Upon the conclusion of the battle of Cedar Creek, Mr. Mattoon received an honorable discharge, and in the spring of 1865 came to Sheboygan Falls, Wis., and entered the chair factory of his brother as a day laborer, working there three years. Having bought a retail store of his brother, and conducted it alone for three years, he took as partner William Parker. They also established stores at Sheboygan and Plymouth, continuing all about three years. The second year Mr. Mattoon bought his partner out. He also engaged in the manufacture of furniture, employing some eight men, and doing all the work by hand. On starting the store in Sheboygan in 1871, he moved to that city, which has since been his home. In 1881 he bought some machinery, run in connection with a planing-mill, and began the manufacture of furniture, employing about fifteen men. Two years later he sold his store in Sheboygan to Hanchett Bros., and purchased the grounds where his present factory stands. though it was then but a swamp. A new three-story building was erected, 50 x 100 feet, into which the machinery was moved, and manufacturing was begun on an extended scale, thirty-five men being employed. A year later the capacity of the building was doubled, and from that time to the present business has constantly increased. In 1886 the Mattoon Manufacturing Company was incorporated, with a capital stock of $300,000, which has since been increased to $500,000. In 1887 the factory burned, entailing heavy loss. Thereupon, a new plant was erected, the factory proper consisting of two buildings, respectively 50 x 200 feet and 40 x 200 feet; a finishing room, 75 x 150 feet; a warehouse, 50 x 218 feet; a second warehouse, 50 x 150 feet. All of the above buildings are four-story except the last, which is three-story. At this plant some nine hundred and fifty-two hands are employed. Besides, the company has a sawmill fifteen miles south of Antigo, where one hundred and seventy-five men are employed. They own about two thousand acres of timberland surrounding the mill, to which they have built twelve miles of railroad. The output of the concern for 1892 was valued at $1,063,000. In order to facilitate the sale and shipment of goods, a large warehouse and salesroom are kept in Chicago. The officers of the company are G. B. Mattoon, President; F. S. Merrill, Vice-President; and E. E. Panzer, Secretary and Treasurer.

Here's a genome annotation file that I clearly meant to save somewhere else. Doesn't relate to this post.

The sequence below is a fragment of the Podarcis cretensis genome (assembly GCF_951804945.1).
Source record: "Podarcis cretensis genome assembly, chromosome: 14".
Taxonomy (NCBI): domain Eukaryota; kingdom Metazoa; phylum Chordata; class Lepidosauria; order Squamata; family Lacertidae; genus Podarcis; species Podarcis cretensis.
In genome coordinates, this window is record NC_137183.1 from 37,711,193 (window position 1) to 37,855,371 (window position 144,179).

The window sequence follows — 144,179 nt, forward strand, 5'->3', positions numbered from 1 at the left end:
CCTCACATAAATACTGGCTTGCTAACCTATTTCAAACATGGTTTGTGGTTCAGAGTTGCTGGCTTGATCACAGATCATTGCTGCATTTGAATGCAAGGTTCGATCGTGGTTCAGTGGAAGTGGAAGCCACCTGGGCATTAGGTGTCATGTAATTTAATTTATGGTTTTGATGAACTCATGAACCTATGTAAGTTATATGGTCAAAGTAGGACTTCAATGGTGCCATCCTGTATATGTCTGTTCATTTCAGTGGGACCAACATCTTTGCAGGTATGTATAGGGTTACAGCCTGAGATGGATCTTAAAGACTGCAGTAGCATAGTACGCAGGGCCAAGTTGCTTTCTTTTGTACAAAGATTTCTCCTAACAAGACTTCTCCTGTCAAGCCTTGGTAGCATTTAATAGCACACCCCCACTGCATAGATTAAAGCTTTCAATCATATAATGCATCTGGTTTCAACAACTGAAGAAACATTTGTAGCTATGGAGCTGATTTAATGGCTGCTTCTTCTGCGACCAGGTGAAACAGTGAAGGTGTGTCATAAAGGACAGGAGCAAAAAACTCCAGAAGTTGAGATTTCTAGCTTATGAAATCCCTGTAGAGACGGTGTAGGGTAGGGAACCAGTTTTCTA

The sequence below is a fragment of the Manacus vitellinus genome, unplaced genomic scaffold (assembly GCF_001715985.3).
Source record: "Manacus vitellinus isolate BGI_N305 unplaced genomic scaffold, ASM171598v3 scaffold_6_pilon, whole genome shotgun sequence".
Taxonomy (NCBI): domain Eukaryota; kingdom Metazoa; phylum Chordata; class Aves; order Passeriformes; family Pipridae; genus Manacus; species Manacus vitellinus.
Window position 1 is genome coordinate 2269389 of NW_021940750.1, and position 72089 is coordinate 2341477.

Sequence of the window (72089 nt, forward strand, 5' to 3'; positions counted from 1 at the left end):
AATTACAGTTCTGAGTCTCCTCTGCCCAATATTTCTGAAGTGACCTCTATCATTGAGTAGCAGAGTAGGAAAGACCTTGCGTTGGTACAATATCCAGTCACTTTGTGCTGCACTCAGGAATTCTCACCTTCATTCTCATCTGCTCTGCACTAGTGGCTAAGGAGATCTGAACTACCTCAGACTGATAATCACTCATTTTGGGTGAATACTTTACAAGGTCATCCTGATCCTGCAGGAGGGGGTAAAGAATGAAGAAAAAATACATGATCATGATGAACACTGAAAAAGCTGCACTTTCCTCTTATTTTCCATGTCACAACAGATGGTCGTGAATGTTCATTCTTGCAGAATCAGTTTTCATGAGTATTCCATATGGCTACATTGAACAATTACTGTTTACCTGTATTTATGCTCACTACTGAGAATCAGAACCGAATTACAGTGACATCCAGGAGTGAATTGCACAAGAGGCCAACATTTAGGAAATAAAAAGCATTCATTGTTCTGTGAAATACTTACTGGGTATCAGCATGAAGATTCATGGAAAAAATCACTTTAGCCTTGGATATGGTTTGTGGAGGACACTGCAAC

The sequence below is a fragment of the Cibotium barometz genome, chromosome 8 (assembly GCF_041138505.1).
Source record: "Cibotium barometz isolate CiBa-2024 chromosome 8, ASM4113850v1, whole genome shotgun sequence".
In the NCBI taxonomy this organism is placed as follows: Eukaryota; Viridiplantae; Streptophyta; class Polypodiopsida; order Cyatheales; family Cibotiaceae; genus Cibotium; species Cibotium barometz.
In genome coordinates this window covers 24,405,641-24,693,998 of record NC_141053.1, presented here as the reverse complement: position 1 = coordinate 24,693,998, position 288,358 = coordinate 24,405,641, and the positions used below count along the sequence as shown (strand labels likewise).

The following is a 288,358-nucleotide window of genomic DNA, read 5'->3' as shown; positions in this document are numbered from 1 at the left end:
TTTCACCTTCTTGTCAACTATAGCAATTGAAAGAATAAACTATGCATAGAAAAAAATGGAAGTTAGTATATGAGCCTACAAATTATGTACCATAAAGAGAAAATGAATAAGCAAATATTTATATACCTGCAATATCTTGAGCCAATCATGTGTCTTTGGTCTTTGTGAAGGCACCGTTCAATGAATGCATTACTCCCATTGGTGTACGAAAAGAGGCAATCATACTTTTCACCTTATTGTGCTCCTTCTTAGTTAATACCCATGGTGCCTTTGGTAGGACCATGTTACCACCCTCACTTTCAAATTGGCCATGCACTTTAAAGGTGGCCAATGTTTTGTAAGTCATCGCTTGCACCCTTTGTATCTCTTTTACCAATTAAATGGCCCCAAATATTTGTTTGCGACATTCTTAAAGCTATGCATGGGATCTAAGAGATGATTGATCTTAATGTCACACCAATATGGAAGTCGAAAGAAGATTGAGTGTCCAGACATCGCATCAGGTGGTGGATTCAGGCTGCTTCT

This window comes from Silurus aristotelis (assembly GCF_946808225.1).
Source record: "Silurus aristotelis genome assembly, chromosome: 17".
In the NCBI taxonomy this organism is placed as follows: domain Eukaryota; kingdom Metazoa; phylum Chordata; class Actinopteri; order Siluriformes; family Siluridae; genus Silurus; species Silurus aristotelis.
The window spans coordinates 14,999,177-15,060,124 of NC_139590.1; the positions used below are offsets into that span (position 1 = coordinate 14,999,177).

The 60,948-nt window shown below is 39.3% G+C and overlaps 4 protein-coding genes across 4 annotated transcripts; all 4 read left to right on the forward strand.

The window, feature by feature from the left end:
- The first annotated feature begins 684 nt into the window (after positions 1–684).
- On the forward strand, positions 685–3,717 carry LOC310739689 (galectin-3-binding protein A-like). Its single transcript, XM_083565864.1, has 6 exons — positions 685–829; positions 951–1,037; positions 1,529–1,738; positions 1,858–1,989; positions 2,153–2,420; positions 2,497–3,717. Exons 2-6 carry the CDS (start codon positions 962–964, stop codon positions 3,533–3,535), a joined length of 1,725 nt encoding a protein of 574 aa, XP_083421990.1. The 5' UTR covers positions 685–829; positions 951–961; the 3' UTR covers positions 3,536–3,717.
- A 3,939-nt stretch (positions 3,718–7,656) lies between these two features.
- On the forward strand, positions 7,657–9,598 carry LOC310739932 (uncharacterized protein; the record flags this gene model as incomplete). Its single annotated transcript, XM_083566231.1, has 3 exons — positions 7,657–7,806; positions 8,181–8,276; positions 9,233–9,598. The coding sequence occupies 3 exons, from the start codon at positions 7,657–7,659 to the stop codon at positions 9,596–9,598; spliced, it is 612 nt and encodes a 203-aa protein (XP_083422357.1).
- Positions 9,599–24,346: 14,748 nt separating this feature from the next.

Our subject is also interested in the Halstead Manufacturing Company and the Sheboygan Novelty Company, and in the Electric Light Plant and City Railway. Politically, he is a Republican, and, socially, is a member of Gustav Wintermeyer Post No. 187, G. A. R., of Sheboygan.
Mr. Mattoon was married in Sheboygan, in July 1878, to Nellie F., a daughter of Warren Smith, a pioneer settler of the county. Mrs. Mattoon was born in this county. Their family consists of two children, Laura and Robert. Their first-born, Warren, died in infancy.
Mr. Mattoon has made a war record of which anyone might be justly proud, and as a business man, he has put on foot enterprises that will be of lasting benefit to the city and county.